Cry, the Beloved Country
Dialectical Journals
Theme: Economic Prosperity v. Loss of Values
Quote
Response
“She came here to look for her husband who was recruited for the mines… She lives in Claremont, not far from here. It is one of the worst places in Johannesburg… … that is her work, she makes and sells it… These women sleep with any man for their price… She has been in prison, more than once.” (53) Kumalo’s sister went to the big city to find her husband and it turns out that she never did. At least that’s what it seems like it’s trying to hint at. It seems like as soon as she entered a place to be rumored as a better economic area, she lost all morals and values. This is sad really, for both Kumalo and his sister. (55)

Cry, the Beloved Country
Dialectical Journals
Theme: Poverty
Quote
Response
“How can I use it? he said. This money was to send Absalom to St. Chad’s… This money we have saved for that purpose will never be used for it.” (38-39) Stephen feels if he were to use the money they saved for his son it wouldn’t be right. He also knows that if he doesn’t use it, it might never be used for anything at all. He doesn’t know where his son is because he hasn’t tried to contact ever since he left. “Take it all, Stephen. There may be doctors, hospital, other troubles. Take it all. And take the Post Office Book––there is ten pounds in it––you must take that also. – I have been saving that for your stove, He said

– That cannot be helped, she said. And that other money, though we saved it for St. Chad’s, I had meant it for your new black clothes, and a new black hat, and new white collars” (40) I think how Stephen’s wife tells him to take all the money is something that shows how much she cares about his well being. How they were saving it for a stove for his wife and new clothes for Stephen but his wife wanted him to take the money for their needs before their wants. Stephen needs to have enough money for anything and everything that might be thrown in his path in this journey he is about to embark on. “This is a long way to go, and a lot of money to pay. And if he has to bring her back, what will that cost too?” (42) He’s going to this unknown city where they don’t know how much things are. And if his sister is gravely ill, then what? He’s not going to leave her there, she’s family and family always comes first.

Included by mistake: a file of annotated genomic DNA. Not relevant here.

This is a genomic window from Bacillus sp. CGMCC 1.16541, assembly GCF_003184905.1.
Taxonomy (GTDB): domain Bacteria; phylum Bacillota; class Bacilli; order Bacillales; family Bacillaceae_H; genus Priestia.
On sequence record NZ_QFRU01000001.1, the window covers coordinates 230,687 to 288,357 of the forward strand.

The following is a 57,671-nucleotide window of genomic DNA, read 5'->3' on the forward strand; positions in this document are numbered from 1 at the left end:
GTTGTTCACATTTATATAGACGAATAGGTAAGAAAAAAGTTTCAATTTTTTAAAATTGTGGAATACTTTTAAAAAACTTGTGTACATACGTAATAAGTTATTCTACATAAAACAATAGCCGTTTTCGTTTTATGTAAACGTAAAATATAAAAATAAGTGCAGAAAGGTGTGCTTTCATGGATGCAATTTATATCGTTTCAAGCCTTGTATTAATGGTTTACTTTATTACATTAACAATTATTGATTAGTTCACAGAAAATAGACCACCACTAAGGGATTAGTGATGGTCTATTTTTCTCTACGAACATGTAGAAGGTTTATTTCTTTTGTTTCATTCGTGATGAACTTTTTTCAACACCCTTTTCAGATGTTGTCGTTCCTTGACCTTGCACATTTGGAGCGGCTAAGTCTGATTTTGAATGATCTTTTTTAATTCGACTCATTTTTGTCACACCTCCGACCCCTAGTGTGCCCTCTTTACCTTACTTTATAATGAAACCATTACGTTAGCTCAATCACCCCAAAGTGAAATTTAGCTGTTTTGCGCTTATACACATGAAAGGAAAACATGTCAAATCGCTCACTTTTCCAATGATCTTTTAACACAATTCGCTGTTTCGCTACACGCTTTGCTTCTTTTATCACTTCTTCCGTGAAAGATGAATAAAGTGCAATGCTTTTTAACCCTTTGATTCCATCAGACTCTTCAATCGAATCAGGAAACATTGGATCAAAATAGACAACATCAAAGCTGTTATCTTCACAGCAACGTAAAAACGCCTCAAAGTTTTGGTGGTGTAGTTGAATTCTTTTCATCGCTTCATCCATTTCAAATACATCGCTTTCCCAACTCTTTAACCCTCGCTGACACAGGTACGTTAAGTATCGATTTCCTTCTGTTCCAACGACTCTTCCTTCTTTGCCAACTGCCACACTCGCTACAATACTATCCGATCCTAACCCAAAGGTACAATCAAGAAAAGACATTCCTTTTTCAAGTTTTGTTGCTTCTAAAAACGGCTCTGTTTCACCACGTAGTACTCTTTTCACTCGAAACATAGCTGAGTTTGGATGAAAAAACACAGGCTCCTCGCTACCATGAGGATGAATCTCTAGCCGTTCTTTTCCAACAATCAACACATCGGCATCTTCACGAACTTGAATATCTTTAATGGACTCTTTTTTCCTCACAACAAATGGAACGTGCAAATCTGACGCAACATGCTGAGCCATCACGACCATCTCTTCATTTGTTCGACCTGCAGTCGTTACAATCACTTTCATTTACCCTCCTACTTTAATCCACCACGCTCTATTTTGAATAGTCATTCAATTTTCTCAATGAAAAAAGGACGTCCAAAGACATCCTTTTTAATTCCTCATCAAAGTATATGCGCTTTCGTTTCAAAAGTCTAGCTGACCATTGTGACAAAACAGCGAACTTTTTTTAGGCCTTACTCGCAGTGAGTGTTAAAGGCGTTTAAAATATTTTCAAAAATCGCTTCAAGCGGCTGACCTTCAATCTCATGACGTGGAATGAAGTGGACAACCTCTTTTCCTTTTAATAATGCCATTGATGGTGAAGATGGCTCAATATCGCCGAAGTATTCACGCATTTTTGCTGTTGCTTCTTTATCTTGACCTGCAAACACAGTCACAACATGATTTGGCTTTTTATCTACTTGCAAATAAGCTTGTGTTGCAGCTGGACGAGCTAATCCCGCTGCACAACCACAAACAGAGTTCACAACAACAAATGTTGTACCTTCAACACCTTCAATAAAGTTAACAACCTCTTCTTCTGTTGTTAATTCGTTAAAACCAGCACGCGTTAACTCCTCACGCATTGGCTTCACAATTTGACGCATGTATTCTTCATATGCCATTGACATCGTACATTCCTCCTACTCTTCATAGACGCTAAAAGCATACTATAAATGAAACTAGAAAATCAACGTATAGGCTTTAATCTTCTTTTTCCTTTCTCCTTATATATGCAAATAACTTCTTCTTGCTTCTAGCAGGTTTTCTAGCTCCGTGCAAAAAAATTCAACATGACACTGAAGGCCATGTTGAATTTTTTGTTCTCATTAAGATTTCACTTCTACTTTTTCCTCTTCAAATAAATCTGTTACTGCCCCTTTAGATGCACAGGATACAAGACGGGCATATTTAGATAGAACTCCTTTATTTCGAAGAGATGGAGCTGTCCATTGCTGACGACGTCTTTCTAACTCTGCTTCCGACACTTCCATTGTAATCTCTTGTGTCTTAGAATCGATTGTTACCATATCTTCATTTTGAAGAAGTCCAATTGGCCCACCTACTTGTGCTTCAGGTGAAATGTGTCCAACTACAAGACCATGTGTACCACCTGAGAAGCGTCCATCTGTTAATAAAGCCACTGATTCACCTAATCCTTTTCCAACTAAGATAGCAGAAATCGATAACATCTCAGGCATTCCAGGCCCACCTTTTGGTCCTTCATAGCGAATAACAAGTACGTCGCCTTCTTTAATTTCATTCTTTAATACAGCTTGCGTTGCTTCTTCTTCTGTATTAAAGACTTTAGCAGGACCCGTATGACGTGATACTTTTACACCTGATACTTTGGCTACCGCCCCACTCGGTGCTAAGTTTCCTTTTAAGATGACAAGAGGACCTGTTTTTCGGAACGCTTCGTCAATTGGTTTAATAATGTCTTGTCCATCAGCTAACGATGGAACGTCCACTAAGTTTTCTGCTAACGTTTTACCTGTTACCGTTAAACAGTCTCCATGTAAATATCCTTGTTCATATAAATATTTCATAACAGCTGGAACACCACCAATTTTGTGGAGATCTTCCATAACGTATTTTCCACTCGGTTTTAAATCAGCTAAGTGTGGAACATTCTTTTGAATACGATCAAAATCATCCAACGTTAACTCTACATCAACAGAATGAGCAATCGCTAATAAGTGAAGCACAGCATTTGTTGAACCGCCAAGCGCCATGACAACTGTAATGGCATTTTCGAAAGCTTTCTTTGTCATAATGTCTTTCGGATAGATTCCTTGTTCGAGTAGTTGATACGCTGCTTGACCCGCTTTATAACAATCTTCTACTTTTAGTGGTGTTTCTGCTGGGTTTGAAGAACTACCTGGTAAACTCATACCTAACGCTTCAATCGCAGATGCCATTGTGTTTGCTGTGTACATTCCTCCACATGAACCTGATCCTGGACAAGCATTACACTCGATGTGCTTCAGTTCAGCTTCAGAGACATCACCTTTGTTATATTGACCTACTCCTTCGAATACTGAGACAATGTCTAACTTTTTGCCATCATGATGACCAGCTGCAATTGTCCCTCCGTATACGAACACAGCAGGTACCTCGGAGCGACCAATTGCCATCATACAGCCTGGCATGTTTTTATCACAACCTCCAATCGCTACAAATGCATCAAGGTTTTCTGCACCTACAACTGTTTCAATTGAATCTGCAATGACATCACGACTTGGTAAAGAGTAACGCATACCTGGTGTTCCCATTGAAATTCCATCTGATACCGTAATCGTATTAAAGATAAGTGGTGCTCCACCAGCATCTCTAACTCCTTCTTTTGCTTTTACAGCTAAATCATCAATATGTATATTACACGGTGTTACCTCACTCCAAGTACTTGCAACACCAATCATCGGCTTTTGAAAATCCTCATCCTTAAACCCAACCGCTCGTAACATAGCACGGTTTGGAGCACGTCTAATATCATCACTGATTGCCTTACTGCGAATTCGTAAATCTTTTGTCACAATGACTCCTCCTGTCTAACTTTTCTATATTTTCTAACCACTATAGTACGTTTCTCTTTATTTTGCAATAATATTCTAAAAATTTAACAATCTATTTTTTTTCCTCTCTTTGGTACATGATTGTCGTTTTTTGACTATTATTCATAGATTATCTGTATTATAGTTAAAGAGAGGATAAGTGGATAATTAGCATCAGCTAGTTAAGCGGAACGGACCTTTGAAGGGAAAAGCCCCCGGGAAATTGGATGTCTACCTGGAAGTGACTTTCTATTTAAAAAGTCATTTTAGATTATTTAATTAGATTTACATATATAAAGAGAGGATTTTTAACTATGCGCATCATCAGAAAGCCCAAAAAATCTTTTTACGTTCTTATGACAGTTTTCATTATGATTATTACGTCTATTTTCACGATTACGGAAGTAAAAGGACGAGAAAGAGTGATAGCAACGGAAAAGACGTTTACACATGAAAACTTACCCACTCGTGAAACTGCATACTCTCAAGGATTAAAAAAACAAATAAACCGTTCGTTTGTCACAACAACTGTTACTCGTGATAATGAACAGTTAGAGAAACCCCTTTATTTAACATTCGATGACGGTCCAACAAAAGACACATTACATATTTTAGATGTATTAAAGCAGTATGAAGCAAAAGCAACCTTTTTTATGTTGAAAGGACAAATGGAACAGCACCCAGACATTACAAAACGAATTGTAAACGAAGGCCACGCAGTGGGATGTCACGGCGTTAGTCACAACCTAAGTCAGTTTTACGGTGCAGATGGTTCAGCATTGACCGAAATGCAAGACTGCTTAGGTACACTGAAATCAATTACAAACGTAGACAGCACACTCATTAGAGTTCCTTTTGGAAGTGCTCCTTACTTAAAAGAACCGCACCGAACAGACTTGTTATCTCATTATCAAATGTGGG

“Is it wrong to ask more money? John Kumalo asks. We get little enough. It is only our share that we ask, enough to our wives and families from starvation. For we do not get enough. The Lansdown Commission said that we do not get enough. The Smit Commission said that we do not get enough.” (218) Everyone is saying that John Kumalo is poor because he isn’t getting enough money. He’s wondering if asking for money is something that is socially acceptable, even if you need it to not starve. I think that this is sort of sad because when you think about it there are people in this time of day that would ask the same question to themselves but never ask.

Cry, the Beloved Country
Dialectical Journals
Theme: Religion
Quote
Response
(37)
I lied. This doesn’t work.
(43)
Ha. This one doesn’t work either >.<
(51)
Oh and this? FAIL.
“They went into a room where a table was laid, and there he met many priests, both white and black, and they sat down after grace and ate together.” (51) At a time of social and political unrest, the two different races could sit together without being appalled by each other’s races. I think that speaks
for itself in the fact that religion is uniting the (187)

Ha not this one. this one is evil. jk

Cry, the Beloved Country
Dialectical Journals
Theme: Forgiveness
Quote
Response
“They knelt down, and he prayed, quietly so that the neighbors might not hear, and she punctuated his petitions with Amens. And when he had finished, she burst into a torrent of prayer, of self-denunciation, and urgent petition. And thus reconciled, they sat hand in hand.” (61)

“… And he said to her, will you now take a fourth husband? And desperately she said, no, no, I want no husband anymore.” (146)

“ And so he laughed again, and let go her hands, and took up his hat. I shall come for you when everything is ready for the marriage. Have you clothes?” (148)

“-I have heard you, he said. I understand what I did not understand. There is no anger in me.” (214)